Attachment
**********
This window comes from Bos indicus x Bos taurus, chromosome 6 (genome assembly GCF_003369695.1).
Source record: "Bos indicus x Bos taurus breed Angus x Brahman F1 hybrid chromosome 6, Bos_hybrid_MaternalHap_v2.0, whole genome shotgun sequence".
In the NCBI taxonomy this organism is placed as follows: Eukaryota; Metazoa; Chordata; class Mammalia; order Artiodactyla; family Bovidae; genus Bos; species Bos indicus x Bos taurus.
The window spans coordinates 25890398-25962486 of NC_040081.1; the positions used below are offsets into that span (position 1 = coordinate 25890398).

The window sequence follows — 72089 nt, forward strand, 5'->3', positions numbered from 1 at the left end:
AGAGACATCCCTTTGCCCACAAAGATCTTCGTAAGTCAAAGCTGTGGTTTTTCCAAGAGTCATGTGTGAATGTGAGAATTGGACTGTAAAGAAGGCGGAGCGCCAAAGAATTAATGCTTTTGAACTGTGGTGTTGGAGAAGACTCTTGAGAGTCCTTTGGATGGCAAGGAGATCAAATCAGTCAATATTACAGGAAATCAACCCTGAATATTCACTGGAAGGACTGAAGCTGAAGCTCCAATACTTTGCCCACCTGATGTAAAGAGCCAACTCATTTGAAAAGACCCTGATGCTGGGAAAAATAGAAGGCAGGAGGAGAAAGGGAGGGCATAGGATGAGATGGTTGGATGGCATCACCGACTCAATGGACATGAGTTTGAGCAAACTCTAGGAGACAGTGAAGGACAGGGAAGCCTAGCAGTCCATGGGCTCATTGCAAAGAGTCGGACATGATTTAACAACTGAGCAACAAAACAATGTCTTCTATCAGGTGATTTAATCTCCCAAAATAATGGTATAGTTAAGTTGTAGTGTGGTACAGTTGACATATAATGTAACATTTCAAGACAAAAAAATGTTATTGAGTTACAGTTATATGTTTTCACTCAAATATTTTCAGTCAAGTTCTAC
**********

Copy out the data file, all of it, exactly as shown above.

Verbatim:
This window comes from Bos indicus x Bos taurus, chromosome 6 (genome assembly GCF_003369695.1).
Source record: "Bos indicus x Bos taurus breed Angus x Brahman F1 hybrid chromosome 6, Bos_hybrid_MaternalHap_v2.0, whole genome shotgun sequence".
In the NCBI taxonomy this organism is placed as follows: Eukaryota; Metazoa; Chordata; class Mammalia; order Artiodactyla; family Bovidae; genus Bos; species Bos indicus x Bos taurus.
The window spans coordinates 25890398-25962486 of NC_040081.1; the positions used below are offsets into that span (position 1 = coordinate 25890398).

The window sequence follows — 72089 nt, forward strand, 5'->3', positions numbered from 1 at the left end:
AGAGACATCCCTTTGCCCACAAAGATCTTCGTAAGTCAAAGCTGTGGTTTTTCCAAGAGTCATGTGTGAATGTGAGAATTGGACTGTAAAGAAGGCGGAGCGCCAAAGAATTAATGCTTTTGAACTGTGGTGTTGGAGAAGACTCTTGAGAGTCCTTTGGATGGCAAGGAGATCAAATCAGTCAATATTACAGGAAATCAACCCTGAATATTCACTGGAAGGACTGAAGCTGAAGCTCCAATACTTTGCCCACCTGATGTAAAGAGCCAACTCATTTGAAAAGACCCTGATGCTGGGAAAAATAGAAGGCAGGAGGAGAAAGGGAGGGCATAGGATGAGATGGTTGGATGGCATCACCGACTCAATGGACATGAGTTTGAGCAAACTCTAGGAGACAGTGAAGGACAGGGAAGCCTAGCAGTCCATGGGCTCATTGCAAAGAGTCGGACATGATTTAACAACTGAGCAACAAAACAATGTCTTCTATCAGGTGATTTAATCTCCCAAAATAATGGTATAGTTAAGTTGTAGTGTGGTACAGTTGACATATAATGTAACATTTCAAGACAAAAAAATGTTATTGAGTTACAGTTATATGTTTTCACTCAAATATTTTCAGTCAAGTTCTAC